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Insurgency and Repression in Myanmar

From Communal to State Violence

A Rohingya girl wipes her eyes at a refugee camp in Teknaf, Bangladesh, February 2017. Mohammad Ponir Hossain / Reuters

Since October 9, 2016, 66,000 Rohingya, members of a Muslim minority in Buddhist-majority Myanmar, have fled Rakhine State in the country’s west and entered neighboring Bangladesh. They crossed the river separating the two countries on boats or by holding on to plastic containers—these ramshackle vessels and flimsy objects their best hope of reaching safety. The Rohingya have faced decades of persecution. Today, they are not fleeing Rakhine Buddhists, with whom they first clashed in May 2012. They are fleeing their own government.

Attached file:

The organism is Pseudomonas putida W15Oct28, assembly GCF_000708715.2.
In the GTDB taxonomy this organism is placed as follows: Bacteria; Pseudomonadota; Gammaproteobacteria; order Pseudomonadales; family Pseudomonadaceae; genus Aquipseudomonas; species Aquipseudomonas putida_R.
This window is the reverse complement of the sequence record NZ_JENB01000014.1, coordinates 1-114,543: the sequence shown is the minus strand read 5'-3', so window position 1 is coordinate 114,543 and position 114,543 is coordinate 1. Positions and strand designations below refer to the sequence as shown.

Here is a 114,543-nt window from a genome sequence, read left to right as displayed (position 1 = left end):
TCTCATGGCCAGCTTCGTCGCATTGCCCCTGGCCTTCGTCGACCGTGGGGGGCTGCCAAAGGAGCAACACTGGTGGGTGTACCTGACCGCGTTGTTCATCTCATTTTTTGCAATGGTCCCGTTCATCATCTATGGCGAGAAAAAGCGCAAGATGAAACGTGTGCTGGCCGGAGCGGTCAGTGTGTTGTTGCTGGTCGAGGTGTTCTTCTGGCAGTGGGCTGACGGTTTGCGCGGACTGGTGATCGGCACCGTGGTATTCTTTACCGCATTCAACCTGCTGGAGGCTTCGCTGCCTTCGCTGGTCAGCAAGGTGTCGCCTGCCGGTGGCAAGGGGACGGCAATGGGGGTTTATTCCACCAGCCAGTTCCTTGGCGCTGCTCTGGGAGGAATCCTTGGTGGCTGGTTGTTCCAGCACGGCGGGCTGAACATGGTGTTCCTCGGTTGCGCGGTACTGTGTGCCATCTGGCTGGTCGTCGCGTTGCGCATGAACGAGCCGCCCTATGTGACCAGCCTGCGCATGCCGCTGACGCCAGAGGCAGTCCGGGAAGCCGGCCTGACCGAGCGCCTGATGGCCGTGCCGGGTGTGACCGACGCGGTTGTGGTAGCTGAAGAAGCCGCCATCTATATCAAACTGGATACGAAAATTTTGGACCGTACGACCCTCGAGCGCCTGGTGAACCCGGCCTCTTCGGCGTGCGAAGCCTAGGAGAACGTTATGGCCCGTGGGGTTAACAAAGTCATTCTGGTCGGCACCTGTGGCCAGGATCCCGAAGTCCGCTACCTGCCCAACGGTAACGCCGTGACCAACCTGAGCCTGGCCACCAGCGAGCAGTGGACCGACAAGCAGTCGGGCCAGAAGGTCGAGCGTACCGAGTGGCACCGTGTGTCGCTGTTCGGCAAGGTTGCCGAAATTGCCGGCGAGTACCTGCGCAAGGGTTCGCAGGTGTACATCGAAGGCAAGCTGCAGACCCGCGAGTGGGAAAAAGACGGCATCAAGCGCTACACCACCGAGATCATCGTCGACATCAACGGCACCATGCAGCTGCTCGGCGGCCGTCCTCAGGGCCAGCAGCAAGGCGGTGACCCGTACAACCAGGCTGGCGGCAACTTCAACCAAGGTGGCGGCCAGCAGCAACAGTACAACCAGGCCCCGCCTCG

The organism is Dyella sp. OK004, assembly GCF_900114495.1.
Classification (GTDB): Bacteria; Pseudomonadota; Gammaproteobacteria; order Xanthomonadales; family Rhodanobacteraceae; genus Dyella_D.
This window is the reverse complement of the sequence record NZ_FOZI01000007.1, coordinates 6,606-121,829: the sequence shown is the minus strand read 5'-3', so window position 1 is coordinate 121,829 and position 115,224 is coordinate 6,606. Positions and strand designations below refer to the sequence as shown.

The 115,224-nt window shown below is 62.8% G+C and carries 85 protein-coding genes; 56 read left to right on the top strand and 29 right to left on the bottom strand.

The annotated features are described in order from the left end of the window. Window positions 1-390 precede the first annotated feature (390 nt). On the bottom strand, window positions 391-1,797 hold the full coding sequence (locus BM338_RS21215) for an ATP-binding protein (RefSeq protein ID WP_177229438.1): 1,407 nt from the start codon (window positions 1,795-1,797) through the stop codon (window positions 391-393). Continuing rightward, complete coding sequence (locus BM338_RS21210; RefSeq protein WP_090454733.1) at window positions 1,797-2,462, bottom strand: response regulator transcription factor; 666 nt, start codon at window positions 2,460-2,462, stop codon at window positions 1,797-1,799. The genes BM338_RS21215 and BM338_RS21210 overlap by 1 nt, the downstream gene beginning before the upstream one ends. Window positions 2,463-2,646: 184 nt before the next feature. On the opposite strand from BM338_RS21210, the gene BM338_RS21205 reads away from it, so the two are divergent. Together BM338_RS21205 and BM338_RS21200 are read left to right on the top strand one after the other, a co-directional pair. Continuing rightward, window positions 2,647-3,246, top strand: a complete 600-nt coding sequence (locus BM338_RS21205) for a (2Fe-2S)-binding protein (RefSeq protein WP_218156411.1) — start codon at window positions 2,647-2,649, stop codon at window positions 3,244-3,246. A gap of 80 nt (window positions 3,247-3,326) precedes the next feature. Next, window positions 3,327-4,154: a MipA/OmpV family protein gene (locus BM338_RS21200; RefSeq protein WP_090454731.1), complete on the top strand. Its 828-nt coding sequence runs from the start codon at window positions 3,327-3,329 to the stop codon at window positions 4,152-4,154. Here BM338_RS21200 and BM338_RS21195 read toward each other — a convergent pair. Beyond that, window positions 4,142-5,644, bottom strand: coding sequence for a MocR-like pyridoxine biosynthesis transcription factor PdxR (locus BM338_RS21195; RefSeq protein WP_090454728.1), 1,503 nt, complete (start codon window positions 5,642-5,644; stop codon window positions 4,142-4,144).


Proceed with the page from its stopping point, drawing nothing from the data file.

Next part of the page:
When Myanmar’s current leader, State Counselor Aung San Suu Kyi, led her National League for Democracy (NLD) to victory in the November 2015 elections, expectations were high for the country’s first civilian government since the 1960s. The winner of the Nobel Peace Prize for “her non-violent struggle for democracy and human rights,” Aung San Suu Kyi declared after the election that the peace process between armed ethnic groups on

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